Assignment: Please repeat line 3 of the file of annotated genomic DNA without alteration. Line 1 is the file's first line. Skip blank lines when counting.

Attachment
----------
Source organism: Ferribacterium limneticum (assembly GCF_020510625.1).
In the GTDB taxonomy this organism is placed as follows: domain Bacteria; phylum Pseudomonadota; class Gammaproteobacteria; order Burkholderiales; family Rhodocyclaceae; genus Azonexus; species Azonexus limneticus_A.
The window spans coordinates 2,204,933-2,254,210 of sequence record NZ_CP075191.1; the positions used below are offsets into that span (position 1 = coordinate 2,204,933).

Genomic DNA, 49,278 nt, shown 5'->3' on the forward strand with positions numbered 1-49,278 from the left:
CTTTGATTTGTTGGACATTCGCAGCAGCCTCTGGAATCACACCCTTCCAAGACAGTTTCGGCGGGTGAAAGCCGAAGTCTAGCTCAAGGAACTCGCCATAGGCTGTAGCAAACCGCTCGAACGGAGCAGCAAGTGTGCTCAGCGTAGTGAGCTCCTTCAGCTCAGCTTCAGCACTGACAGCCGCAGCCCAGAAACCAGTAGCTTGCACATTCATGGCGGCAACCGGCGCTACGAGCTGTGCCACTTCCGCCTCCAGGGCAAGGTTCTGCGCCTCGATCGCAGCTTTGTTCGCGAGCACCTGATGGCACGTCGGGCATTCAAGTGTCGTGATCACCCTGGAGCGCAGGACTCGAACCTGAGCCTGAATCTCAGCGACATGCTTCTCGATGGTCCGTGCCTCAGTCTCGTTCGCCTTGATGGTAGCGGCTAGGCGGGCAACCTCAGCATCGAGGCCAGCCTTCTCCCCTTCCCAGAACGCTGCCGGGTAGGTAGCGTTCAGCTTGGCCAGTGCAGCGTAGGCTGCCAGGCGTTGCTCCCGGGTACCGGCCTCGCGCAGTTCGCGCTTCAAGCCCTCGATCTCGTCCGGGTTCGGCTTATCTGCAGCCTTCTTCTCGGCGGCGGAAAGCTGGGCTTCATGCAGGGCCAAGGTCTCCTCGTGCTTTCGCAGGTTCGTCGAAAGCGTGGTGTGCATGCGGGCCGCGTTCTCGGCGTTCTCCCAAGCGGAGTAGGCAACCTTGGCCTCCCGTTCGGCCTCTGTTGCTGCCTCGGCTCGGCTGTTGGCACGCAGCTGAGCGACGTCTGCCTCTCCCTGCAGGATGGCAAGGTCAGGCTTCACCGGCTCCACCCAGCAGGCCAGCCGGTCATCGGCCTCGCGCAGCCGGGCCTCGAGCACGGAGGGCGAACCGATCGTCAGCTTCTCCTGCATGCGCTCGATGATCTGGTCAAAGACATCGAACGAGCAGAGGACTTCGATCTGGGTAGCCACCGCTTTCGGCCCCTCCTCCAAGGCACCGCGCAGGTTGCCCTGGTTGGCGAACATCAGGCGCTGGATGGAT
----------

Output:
The window spans coordinates 2,204,933-2,254,210 of sequence record NZ_CP075191.1; the positions used below are offsets into that span (position 1 = coordinate 2,204,933).